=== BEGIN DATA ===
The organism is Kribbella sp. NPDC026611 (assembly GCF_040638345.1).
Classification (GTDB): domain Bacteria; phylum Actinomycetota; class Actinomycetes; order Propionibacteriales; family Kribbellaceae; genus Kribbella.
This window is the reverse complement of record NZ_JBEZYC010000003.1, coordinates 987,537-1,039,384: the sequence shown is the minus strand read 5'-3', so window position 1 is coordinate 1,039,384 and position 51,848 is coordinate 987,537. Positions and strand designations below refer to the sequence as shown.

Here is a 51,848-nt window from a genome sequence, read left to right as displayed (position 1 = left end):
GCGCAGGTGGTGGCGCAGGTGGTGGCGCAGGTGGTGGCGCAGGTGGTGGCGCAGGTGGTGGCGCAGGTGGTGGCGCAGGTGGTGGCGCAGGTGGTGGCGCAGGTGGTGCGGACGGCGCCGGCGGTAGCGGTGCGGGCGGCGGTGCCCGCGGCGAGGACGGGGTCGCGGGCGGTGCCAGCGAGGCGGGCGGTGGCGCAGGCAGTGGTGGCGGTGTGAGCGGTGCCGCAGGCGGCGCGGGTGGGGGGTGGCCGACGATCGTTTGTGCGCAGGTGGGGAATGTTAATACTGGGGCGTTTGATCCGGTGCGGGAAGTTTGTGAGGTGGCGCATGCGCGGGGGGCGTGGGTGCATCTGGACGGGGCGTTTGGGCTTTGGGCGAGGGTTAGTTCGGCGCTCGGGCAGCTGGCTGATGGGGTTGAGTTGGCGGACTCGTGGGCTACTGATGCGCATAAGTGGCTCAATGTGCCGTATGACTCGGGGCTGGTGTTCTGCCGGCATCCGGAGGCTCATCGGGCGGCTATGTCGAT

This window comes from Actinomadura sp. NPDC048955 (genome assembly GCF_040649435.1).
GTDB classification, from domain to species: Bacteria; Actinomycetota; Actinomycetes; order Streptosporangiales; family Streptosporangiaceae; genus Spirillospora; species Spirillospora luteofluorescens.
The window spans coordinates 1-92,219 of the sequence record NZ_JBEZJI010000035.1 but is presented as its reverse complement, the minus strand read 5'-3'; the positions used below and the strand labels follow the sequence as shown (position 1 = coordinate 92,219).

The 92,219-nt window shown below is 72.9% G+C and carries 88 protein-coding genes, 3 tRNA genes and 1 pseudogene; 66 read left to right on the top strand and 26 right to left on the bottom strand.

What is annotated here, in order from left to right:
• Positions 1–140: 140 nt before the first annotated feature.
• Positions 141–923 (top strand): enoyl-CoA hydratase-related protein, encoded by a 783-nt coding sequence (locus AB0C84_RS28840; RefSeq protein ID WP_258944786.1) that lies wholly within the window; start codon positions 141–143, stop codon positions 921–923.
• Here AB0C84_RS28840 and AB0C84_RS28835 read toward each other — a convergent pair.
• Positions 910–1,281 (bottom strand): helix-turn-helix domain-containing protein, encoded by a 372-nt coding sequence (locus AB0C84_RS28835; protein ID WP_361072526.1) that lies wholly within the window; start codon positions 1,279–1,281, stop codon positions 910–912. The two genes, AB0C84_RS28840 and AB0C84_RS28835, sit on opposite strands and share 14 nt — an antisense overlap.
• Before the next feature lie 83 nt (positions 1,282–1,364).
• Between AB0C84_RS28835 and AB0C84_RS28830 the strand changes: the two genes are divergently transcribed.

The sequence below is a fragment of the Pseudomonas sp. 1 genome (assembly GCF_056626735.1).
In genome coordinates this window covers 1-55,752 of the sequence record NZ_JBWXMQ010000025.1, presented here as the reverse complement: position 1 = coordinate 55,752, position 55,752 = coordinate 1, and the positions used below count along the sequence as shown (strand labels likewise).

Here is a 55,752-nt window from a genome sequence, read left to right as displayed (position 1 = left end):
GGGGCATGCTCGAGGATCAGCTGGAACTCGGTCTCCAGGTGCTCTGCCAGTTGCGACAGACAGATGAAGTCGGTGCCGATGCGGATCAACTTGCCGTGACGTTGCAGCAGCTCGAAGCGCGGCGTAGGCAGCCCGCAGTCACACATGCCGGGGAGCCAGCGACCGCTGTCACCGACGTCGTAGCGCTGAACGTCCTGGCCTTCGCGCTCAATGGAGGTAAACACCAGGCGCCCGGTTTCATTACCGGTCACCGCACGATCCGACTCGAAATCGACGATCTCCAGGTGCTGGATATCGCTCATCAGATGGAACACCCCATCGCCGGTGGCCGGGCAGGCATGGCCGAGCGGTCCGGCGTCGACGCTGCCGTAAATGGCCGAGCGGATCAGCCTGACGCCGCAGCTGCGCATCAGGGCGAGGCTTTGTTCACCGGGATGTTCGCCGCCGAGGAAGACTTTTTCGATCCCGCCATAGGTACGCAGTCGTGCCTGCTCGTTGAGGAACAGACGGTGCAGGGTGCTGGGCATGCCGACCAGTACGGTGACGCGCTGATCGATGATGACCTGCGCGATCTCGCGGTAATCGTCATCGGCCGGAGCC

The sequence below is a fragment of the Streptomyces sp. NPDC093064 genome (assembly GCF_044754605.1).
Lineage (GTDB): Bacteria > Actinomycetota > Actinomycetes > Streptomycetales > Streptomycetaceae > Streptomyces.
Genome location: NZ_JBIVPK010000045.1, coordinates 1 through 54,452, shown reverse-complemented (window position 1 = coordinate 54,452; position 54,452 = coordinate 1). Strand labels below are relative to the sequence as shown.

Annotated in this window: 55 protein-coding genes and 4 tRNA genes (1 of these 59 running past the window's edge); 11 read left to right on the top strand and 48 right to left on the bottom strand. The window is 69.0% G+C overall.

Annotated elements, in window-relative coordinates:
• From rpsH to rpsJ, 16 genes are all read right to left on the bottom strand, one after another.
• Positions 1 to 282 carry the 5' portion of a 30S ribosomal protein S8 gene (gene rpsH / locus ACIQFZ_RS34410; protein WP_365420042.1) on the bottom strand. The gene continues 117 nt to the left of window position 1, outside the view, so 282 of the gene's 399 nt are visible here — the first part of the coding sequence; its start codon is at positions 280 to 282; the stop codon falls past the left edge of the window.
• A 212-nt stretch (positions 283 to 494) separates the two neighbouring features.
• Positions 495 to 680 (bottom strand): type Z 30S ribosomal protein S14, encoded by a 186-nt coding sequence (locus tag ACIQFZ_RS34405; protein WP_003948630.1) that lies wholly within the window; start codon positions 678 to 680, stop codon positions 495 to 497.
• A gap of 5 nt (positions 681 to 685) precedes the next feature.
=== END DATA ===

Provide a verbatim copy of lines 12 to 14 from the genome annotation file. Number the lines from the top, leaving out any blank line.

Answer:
• Positions 141–923 (top strand): enoyl-CoA hydratase-related protein, encoded by a 783-nt coding sequence (locus AB0C84_RS28840; RefSeq protein ID WP_258944786.1) that lies wholly within the window; start codon positions 141–143, stop codon positions 921–923.
• Here AB0C84_RS28840 and AB0C84_RS28835 read toward each other — a convergent pair.
• Positions 910–1,281 (bottom strand): helix-turn-helix domain-containing protein, encoded by a 372-nt coding sequence (locus AB0C84_RS28835; protein ID WP_361072526.1) that lies wholly within the window; start codon positions 1,279–1,281, stop codon positions 910–912. The two genes, AB0C84_RS28840 and AB0C84_RS28835, sit on opposite strands and share 14 nt — an antisense overlap.